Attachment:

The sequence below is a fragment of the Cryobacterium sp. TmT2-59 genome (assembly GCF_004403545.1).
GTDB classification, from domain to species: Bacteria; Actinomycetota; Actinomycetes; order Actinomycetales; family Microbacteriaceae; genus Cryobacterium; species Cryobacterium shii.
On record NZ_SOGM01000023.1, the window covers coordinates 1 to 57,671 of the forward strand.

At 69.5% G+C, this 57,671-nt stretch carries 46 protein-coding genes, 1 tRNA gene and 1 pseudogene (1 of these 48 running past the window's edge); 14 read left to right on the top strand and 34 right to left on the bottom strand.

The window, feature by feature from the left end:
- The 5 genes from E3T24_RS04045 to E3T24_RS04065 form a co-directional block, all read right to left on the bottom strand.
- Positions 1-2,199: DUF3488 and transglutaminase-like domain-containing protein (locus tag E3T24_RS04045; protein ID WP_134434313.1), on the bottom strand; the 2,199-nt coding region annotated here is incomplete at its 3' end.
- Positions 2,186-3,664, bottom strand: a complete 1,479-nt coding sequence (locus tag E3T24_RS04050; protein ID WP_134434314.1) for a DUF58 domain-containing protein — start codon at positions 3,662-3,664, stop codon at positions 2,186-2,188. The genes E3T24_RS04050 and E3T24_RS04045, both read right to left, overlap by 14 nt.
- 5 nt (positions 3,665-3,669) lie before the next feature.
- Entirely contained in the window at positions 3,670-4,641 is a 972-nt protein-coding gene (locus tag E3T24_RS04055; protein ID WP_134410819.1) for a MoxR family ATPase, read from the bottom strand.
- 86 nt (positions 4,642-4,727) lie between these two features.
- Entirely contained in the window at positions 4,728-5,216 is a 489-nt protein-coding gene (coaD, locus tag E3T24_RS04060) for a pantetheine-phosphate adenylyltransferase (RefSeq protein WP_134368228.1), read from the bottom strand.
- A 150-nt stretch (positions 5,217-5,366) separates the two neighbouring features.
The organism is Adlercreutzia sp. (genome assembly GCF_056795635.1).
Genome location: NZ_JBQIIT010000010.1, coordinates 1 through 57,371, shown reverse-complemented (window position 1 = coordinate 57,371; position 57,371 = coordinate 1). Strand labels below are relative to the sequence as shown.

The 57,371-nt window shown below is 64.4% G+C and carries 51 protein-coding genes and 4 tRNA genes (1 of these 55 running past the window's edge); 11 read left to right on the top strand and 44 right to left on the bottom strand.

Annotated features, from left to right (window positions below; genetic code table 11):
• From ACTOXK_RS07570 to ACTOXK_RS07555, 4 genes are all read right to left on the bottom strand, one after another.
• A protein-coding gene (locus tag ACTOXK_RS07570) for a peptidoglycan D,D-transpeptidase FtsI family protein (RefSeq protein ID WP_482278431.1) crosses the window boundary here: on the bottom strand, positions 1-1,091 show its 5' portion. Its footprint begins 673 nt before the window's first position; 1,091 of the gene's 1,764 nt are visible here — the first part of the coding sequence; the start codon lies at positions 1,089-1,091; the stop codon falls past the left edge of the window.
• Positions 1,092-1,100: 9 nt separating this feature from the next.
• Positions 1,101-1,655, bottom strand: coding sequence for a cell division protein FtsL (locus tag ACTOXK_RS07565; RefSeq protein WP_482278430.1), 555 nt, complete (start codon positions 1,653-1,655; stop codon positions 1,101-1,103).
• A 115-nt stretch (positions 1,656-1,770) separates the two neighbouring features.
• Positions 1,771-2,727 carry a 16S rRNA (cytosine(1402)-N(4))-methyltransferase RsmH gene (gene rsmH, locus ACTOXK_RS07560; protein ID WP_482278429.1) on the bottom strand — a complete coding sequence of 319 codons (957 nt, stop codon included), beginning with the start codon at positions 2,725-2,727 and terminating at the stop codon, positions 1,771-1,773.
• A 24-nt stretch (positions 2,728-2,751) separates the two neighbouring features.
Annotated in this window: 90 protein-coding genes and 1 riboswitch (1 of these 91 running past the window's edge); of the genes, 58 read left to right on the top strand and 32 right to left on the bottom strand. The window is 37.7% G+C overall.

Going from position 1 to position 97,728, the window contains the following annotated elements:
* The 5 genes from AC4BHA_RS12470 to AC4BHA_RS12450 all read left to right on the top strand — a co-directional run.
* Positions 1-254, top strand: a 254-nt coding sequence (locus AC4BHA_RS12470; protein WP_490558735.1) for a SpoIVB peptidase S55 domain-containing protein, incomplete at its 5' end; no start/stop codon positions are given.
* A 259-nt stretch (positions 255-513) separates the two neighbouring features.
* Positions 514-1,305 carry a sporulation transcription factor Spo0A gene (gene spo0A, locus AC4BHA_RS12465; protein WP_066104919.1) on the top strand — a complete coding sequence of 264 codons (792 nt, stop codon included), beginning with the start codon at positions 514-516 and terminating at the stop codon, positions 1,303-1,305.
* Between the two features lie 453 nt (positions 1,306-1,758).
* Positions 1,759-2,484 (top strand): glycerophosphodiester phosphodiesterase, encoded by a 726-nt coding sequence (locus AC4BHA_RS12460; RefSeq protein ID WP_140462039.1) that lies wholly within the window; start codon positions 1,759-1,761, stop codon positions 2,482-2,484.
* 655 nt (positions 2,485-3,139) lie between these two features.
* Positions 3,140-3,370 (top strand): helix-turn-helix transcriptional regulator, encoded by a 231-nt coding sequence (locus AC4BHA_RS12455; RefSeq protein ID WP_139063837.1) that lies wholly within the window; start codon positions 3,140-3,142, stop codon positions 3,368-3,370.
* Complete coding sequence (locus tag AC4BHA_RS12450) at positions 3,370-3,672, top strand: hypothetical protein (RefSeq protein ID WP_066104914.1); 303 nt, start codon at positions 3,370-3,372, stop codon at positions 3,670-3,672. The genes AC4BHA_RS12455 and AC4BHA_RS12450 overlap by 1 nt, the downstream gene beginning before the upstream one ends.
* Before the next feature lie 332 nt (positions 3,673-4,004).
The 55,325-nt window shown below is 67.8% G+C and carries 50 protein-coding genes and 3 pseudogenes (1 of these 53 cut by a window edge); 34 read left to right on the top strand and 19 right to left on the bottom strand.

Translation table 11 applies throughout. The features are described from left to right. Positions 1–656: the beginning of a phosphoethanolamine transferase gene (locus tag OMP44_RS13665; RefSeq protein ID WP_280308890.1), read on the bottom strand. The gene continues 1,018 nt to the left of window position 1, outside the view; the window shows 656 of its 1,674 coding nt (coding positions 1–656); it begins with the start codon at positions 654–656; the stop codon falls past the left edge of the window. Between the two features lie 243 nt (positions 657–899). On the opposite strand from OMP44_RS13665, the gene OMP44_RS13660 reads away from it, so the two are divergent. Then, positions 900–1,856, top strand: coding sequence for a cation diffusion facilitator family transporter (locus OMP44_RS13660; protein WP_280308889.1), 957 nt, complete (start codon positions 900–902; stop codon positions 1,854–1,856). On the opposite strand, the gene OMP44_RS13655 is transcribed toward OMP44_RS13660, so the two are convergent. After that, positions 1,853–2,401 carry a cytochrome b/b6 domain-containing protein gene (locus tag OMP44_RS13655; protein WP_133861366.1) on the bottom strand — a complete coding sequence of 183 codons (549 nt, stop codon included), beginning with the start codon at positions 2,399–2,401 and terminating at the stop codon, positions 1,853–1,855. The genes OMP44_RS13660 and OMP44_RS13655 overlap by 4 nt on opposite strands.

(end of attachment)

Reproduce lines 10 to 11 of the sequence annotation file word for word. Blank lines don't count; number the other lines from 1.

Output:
- Entirely contained in the window at positions 3,670-4,641 is a 972-nt protein-coding gene (locus tag E3T24_RS04055; protein ID WP_134410819.1) for a MoxR family ATPase, read from the bottom strand.
- 86 nt (positions 4,642-4,727) lie between these two features.